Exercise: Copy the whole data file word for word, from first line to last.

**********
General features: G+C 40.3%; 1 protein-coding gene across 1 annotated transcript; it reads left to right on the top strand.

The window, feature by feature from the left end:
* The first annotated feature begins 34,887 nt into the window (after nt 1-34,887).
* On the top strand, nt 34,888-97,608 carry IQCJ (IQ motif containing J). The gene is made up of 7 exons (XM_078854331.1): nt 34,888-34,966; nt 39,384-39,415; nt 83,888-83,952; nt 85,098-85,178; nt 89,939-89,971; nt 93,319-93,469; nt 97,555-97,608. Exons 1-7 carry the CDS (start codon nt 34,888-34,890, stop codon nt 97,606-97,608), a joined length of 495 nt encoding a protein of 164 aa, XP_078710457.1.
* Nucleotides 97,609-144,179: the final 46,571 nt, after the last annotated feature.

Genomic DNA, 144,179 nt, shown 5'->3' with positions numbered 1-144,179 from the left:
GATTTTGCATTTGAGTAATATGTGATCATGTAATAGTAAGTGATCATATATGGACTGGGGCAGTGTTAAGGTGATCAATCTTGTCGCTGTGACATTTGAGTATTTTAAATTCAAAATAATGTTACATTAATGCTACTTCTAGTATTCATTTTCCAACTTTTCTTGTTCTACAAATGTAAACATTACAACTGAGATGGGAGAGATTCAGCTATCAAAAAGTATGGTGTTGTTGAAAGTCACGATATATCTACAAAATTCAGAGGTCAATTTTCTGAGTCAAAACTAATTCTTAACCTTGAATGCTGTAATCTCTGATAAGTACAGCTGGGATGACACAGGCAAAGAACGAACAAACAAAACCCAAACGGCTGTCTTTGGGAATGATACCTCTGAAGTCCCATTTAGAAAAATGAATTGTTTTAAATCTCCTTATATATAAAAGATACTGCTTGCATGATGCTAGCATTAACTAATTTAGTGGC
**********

General features: G+C 40.3%; 1 protein-coding gene across 1 annotated transcript; it reads left to right on the top strand.

The window, feature by feature from the left end:
* The first annotated feature begins 34,887 nt into the window (after nt 1-34,887).
* On the top strand, nt 34,888-97,608 carry IQCJ (IQ motif containing J). The gene is made up of 7 exons (XM_078854331.1): nt 34,888-34,966; nt 39,384-39,415; nt 83,888-83,952; nt 85,098-85,178; nt 89,939-89,971; nt 93,319-93,469; nt 97,555-97,608. Exons 1-7 carry the CDS (start codon nt 34,888-34,890, stop codon nt 97,606-97,608), a joined length of 495 nt encoding a protein of 164 aa, XP_078710457.1.
* Nucleotides 97,609-144,179: the final 46,571 nt, after the last annotated feature.

Genomic DNA, 144,179 nt, shown 5'->3' with positions numbered 1-144,179 from the left:
GATTTTGCATTTGAGTAATATGTGATCATGTAATAGTAAGTGATCATATATGGACTGGGGCAGTGTTAAGGTGATCAATCTTGTCGCTGTGACATTTGAGTATTTTAAATTCAAAATAATGTTACATTAATGCTACTTCTAGTATTCATTTTCCAACTTTTCTTGTTCTACAAATGTAAACATTACAACTGAGATGGGAGAGATTCAGCTATCAAAAAGTATGGTGTTGTTGAAAGTCACGATATATCTACAAAATTCAGAGGTCAATTTTCTGAGTCAAAACTAATTCTTAACCTTGAATGCTGTAATCTCTGATAAGTACAGCTGGGATGACACAGGCAAAGAACGAACAAACAAAACCCAAACGGCTGTCTTTGGGAATGATACCTCTGAAGTCCCATTTAGAAAAATGAATTGTTTTAAATCTCCTTATATATAAAAGATACTGCTTGCATGATGCTAGCATTAACTAATTTAGTGGC